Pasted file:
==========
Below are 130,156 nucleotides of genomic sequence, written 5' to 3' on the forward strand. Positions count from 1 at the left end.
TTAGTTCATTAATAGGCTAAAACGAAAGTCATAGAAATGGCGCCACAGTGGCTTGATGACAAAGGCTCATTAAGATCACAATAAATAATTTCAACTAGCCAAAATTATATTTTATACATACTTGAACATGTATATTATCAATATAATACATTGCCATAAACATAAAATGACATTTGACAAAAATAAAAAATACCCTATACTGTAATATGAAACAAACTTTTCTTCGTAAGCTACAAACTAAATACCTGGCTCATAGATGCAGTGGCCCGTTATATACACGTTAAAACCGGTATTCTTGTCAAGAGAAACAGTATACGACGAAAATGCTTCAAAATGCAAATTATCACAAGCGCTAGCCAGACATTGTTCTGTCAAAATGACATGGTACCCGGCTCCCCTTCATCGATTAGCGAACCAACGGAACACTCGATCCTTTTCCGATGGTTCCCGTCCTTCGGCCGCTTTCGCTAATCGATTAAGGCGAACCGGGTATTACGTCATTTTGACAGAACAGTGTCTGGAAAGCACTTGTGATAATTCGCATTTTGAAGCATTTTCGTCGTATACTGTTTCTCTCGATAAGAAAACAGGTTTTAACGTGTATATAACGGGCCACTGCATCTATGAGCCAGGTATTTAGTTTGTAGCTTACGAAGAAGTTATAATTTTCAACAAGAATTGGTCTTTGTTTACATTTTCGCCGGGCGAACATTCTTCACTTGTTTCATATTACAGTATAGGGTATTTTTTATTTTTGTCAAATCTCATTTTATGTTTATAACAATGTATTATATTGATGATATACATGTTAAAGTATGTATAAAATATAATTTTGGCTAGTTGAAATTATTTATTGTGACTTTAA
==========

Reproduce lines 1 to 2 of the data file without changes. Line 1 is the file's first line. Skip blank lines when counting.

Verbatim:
Below are 130,156 nucleotides of genomic sequence, written 5' to 3' on the forward strand. Positions count from 1 at the left end.
TTAGTTCATTAATAGGCTAAAACGAAAGTCATAGAAATGGCGCCACAGTGGCTTGATGACAAAGGCTCATTAAGATCACAATAAATAATTTCAACTAGCCAAAATTATATTTTATACATACTTGAACATGTATATTATCAATATAATACATTGCCATAAACATAAAATGACATTTGACAAAAATAAAAAATACCCTATACTGTAATATGAAACAAACTTTTCTTCGTAAGCTACAAACTAAATACCTGGCTCATAGATGCAGTGGCCCGTTATATACACGTTAAAACCGGTATTCTTGTCAAGAGAAACAGTATACGACGAAAATGCTTCAAAATGCAAATTATCACAAGCGCTAGCCAGACATTGTTCTGTCAAAATGACATGGTACCCGGCTCCCCTTCATCGATTAGCGAACCAACGGAACACTCGATCCTTTTCCGATGGTTCCCGTCCTTCGGCCGCTTTCGCTAATCGATTAAGGCGAACCGGGTATTACGTCATTTTGACAGAACAGTGTCTGGAAAGCACTTGTGATAATTCGCATTTTGAAGCATTTTCGTCGTATACTGTTTCTCTCGATAAGAAAACAGGTTTTAACGTGTATATAACGGGCCACTGCATCTATGAGCCAGGTATTTAGTTTGTAGCTTACGAAGAAGTTATAATTTTCAACAAGAATTGGTCTTTGTTTACATTTTCGCCGGGCGAACATTCTTCACTTGTTTCATATTACAGTATAGGGTATTTTTTATTTTTGTCAAATCTCATTTTATGTTTATAACAATGTATTATATTGATGATATACATGTTAAAGTATGTATAAAATATAATTTTGGCTAGTTGAAATTATTTATTGTGACTTTAA